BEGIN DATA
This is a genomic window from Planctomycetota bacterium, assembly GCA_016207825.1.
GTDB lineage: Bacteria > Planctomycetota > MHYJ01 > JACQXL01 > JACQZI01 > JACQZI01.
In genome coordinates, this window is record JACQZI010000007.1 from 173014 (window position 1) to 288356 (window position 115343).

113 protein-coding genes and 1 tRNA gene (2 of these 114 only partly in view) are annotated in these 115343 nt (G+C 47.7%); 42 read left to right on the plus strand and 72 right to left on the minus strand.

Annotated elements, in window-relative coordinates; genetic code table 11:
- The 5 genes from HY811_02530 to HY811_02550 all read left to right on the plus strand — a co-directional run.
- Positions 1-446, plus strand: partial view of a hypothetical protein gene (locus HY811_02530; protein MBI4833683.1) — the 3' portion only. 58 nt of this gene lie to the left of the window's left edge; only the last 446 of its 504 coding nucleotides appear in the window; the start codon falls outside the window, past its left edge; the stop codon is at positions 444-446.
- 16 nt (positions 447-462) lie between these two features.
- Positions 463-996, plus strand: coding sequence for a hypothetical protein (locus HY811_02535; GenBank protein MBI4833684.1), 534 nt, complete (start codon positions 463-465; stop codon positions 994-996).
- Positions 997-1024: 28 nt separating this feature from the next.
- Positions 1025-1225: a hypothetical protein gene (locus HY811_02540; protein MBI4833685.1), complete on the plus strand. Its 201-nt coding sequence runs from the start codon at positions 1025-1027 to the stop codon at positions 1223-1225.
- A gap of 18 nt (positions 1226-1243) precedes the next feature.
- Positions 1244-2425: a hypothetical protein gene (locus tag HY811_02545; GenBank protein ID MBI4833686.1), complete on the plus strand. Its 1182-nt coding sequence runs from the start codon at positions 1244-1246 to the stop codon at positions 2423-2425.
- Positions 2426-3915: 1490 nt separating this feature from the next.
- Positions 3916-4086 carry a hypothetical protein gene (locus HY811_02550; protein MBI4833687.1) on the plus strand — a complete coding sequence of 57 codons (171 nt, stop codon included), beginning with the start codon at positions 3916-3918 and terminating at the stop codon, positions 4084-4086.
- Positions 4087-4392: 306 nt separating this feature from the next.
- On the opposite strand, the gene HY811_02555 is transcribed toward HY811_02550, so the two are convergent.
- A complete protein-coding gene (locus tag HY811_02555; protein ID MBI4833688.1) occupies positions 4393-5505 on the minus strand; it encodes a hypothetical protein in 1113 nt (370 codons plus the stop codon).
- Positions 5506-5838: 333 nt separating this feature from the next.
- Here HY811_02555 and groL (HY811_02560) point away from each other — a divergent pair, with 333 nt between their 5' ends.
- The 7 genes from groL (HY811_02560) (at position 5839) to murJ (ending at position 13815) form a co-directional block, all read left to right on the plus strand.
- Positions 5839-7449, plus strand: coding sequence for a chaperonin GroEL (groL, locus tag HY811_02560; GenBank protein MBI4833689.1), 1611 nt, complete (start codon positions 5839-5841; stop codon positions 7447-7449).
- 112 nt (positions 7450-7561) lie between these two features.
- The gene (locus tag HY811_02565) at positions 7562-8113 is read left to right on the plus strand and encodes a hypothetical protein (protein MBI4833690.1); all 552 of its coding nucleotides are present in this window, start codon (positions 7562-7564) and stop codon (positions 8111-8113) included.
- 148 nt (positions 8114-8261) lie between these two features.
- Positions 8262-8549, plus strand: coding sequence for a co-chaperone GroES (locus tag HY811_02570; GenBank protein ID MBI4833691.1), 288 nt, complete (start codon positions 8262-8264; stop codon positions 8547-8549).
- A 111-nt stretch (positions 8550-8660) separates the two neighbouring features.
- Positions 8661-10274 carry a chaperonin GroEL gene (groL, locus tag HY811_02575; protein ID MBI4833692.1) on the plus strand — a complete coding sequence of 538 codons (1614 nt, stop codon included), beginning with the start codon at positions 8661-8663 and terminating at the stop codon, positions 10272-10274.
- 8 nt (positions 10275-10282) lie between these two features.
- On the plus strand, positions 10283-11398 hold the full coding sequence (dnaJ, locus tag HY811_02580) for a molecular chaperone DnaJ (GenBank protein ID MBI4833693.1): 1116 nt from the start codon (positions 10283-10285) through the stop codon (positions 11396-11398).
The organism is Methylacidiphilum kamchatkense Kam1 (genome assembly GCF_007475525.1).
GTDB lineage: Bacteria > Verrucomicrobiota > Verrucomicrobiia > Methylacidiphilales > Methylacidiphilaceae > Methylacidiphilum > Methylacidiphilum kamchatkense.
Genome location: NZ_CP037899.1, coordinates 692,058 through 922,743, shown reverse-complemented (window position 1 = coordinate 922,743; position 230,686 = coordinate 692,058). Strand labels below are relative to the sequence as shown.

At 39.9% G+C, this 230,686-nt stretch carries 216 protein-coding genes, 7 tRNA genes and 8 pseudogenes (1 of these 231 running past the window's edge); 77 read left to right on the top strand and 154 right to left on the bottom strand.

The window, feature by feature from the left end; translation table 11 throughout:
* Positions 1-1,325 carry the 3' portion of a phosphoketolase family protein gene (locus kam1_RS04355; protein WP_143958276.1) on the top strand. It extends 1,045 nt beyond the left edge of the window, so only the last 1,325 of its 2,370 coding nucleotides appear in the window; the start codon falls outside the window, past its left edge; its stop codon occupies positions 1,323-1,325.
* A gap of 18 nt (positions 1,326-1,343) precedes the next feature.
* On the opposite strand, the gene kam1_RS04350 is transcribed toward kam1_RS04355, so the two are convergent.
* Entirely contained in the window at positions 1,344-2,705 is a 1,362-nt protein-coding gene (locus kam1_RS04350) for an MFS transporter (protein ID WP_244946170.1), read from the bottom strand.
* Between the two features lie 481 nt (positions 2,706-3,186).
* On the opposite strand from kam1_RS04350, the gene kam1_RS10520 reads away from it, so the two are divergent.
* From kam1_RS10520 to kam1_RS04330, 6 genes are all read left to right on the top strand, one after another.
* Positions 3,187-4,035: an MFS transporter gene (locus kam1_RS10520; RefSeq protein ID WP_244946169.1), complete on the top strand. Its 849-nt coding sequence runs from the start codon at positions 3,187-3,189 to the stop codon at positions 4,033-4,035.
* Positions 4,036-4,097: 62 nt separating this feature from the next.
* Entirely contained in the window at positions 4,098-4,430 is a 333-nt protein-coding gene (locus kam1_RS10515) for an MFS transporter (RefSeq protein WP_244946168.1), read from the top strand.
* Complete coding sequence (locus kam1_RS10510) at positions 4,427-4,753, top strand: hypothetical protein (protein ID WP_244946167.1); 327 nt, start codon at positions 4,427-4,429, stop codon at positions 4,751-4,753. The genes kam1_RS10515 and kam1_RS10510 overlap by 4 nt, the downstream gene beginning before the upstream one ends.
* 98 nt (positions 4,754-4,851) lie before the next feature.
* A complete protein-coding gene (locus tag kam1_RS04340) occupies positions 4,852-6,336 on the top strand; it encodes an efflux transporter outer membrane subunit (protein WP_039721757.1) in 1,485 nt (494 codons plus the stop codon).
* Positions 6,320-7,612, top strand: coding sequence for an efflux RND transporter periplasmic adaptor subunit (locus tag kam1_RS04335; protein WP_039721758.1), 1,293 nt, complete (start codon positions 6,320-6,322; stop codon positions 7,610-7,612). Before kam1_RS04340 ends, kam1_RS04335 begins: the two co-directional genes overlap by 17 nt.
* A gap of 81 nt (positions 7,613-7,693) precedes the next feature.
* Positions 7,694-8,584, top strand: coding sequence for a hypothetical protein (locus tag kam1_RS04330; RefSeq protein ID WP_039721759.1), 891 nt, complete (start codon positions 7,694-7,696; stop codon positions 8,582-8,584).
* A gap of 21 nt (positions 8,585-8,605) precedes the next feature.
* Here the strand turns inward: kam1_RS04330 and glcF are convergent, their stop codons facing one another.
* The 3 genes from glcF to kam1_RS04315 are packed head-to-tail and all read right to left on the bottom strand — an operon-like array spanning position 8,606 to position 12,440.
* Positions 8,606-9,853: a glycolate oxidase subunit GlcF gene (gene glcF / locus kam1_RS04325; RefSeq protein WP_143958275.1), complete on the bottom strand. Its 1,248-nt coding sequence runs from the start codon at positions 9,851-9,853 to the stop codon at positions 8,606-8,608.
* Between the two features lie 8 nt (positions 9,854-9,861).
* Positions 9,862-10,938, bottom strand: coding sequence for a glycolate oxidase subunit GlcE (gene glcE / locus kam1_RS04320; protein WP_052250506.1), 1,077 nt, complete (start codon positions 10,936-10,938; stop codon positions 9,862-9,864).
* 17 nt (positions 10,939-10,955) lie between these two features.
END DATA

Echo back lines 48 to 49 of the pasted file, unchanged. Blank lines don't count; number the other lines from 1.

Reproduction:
* A complete protein-coding gene (locus tag kam1_RS04340) occupies positions 4,852-6,336 on the top strand; it encodes an efflux transporter outer membrane subunit (protein WP_039721757.1) in 1,485 nt (494 codons plus the stop codon).
* Positions 6,320-7,612, top strand: coding sequence for an efflux RND transporter periplasmic adaptor subunit (locus tag kam1_RS04335; protein WP_039721758.1), 1,293 nt, complete (start codon positions 6,320-6,322; stop codon positions 7,610-7,612). Before kam1_RS04340 ends, kam1_RS04335 begins: the two co-directional genes overlap by 17 nt.